We landed in the US on January 22, 1984 during a terrible blizzard. I was nine. In two hours my life, the life I had known, was changed forever. I didn't know the language, had no friends and was relegated to a tiny room. I had effectively lost my freedom. I didn't realize then that I had gained freedom too, I missed my home, the verdant fields, the sunny climes, the ocean.

I wore hand me down clothing. I was a stranger in a strange land. A circle in a square world of rules and regulations, crime, rudeness. Everyone in school called me names and I couldn't defend myself. I became angry, depressed. My dad was working three jobs and he barely spent time with me any longer. My mom became pregnant with my brother. Stress built up in the household until it was akin to a pound of rabid dogs. I escaped into my own world, the world I had so carefully crafted when I was younger. I held onto it fiercely; the magic.

I learned English in three months. I have always been bright. I threw myself into my studies as I saw this as the only way to rise above the noise. I didn't develop good friends until high school. It soon became clear I had creative gifts, writing, poetry, art. I dove into them. I kept reading, researching, building myself up intellectually. I was fascinated with knowledge and I soaked it up effortlessly. I was becoming a geek.

In high school I discovered Dungeons and Dragons and it changed my life. I met people who were creative like me, on the fringe like me who sat around and told fantastic tales. I fell in love with the game. It was through D&D that I met every single man I have ever gone out with. I find this fact amusing. Role playing filled the part of me that sought to escape. My natural ability to visualize making it that much more compelling.

It is no wonder then that I fell in love with gaming. I gobbled up all kinds of games from arcade Street Fighter where I could be the dexterous Vega to Shogun the board game. Along with gaming came an interest in computing. Unlike the other kids I didn't have a computer until my last year in high school (1993). I wrote my assignments time and time again to correct mistakes. We were poor and couldn't justify a word processor.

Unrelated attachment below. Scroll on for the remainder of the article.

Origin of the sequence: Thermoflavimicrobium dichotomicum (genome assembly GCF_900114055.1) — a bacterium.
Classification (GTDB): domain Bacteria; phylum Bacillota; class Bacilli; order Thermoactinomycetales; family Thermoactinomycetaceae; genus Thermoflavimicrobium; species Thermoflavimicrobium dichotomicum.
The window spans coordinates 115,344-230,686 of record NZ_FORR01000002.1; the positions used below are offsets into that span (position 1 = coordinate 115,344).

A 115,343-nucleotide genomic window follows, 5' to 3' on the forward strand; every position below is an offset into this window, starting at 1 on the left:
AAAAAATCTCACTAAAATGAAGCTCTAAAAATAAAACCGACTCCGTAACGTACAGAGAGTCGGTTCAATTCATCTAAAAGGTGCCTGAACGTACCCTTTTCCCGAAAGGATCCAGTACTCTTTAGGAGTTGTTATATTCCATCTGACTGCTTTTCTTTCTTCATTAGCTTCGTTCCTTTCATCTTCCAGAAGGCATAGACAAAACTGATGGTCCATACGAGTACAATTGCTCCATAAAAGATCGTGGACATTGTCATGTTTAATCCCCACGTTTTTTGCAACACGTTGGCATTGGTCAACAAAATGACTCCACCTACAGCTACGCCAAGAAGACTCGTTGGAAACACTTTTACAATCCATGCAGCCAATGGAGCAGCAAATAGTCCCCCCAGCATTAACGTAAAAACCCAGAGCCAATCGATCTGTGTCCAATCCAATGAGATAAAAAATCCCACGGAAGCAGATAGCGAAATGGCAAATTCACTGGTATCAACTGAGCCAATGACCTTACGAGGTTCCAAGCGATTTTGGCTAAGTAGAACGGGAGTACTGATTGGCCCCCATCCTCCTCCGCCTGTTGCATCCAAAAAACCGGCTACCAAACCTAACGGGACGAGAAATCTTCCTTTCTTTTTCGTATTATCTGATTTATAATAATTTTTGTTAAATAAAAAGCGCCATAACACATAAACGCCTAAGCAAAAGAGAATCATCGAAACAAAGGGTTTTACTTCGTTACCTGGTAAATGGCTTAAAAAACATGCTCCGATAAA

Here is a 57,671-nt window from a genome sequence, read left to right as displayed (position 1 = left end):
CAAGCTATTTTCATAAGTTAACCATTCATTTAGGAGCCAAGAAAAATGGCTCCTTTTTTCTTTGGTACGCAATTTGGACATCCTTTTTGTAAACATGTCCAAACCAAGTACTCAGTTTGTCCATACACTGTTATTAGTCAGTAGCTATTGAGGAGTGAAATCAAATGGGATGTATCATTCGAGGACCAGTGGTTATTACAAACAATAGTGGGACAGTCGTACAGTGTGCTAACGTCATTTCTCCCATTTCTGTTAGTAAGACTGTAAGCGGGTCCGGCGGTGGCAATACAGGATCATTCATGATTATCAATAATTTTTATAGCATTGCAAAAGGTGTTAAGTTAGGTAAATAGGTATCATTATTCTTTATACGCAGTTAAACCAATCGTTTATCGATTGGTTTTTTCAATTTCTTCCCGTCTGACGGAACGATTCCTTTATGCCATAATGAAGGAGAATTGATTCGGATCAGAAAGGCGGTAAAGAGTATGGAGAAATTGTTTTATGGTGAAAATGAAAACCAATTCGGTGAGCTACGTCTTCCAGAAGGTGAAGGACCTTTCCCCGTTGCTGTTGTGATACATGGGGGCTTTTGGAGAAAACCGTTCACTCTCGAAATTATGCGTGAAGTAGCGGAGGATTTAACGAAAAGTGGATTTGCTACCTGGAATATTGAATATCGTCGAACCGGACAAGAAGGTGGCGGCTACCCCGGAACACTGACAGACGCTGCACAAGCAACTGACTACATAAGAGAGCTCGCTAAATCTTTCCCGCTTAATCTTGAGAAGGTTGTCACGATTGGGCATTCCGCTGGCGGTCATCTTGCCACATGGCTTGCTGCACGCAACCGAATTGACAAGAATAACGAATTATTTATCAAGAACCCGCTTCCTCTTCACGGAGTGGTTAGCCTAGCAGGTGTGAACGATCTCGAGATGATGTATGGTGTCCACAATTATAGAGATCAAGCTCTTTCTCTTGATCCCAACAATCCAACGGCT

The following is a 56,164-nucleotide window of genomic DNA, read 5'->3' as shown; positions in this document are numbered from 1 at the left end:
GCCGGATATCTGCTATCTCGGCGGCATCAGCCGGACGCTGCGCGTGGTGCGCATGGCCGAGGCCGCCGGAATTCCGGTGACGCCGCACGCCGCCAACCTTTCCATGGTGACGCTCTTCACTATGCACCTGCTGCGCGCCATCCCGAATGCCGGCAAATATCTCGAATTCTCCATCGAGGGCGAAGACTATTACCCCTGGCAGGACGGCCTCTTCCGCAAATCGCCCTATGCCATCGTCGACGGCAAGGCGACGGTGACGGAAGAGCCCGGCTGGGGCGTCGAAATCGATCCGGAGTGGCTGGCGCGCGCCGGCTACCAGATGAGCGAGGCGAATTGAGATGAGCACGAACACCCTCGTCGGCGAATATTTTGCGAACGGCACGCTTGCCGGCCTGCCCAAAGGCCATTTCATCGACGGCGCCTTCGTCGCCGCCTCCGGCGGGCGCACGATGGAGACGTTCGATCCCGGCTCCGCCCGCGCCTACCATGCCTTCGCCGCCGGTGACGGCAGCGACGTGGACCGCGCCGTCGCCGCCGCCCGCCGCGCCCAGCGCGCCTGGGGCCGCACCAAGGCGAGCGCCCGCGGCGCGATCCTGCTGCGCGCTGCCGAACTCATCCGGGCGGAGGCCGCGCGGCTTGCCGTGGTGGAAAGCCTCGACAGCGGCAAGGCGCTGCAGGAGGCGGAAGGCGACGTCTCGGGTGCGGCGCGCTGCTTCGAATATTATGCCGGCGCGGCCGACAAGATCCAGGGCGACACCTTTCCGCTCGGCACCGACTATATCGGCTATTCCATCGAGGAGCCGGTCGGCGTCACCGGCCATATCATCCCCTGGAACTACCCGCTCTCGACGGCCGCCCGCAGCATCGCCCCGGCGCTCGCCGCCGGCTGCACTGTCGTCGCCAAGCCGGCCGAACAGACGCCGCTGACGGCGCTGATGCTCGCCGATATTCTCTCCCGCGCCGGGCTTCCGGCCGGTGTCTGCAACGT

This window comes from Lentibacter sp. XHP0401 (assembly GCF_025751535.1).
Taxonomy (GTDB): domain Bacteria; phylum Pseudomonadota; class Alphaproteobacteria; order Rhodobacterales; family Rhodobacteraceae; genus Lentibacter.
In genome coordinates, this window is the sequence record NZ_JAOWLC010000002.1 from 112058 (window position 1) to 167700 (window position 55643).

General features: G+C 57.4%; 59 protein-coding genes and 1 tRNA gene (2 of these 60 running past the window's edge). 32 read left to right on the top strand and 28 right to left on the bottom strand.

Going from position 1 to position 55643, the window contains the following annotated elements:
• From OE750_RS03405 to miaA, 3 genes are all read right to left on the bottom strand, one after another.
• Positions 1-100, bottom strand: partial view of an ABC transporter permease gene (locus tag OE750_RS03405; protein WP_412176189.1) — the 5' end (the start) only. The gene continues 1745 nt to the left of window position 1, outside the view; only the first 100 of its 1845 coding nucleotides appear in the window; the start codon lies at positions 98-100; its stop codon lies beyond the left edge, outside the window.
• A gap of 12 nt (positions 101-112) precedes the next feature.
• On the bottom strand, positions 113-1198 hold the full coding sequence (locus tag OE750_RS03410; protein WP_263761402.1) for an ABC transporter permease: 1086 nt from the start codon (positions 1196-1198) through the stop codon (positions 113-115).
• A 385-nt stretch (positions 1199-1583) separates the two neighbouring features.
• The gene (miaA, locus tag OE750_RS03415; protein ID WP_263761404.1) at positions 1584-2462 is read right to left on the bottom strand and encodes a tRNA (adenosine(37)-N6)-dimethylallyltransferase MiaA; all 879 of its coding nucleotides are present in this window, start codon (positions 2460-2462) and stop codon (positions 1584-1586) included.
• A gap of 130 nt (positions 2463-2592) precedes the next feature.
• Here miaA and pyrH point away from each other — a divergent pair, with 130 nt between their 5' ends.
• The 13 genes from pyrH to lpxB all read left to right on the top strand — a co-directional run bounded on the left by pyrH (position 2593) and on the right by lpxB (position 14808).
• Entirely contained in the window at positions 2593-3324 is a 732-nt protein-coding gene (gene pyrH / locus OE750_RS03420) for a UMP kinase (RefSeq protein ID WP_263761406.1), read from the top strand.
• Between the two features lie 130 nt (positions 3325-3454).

The Packard Bell arrived and I was stoked. It was Christmas. That day changed my existence as I dove completely into it. I connected with technology with a passion unsurpassed by anything else. I have no idea why but I found the whole thing fascinating. I soon downloaded and installed graphics software and took my art digital. I taught myself Aldus Photostyler, Illustrator and later Photoshop. I learned HTML, played games and stayed up all night on the PC. My parents were furious.

The love affair never ended. I dove deeper and deeper. I joined BBS's, read Wired, subscribed to Byte and 2600. I taught myself more and more design. I learned to upgrade, write drivers, build PC's. I went to computer shows. I found myself connecting with gamers and geeks. I found I loved technology. When I got a 14.4K modem I nearly wet my pants. Wow.

I launched my first online site in 1996. Been publishing on the web since. I went to college for film but eventually got a job doing design. It was my calling even though I was self taught. The foundations of my creativity never left me; they simply coalesced  and became more sophisticated. My sensibilities as a designer have grown and flourished but I have never forgotten my humble and wondrous beginnings.

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Creative Director at RustyBrick, Mabelyn brings twenty years of demonstrated design expertise for both print and web. She is also a fine artist and published author.

This article is under Geek Factor, Creative, Culture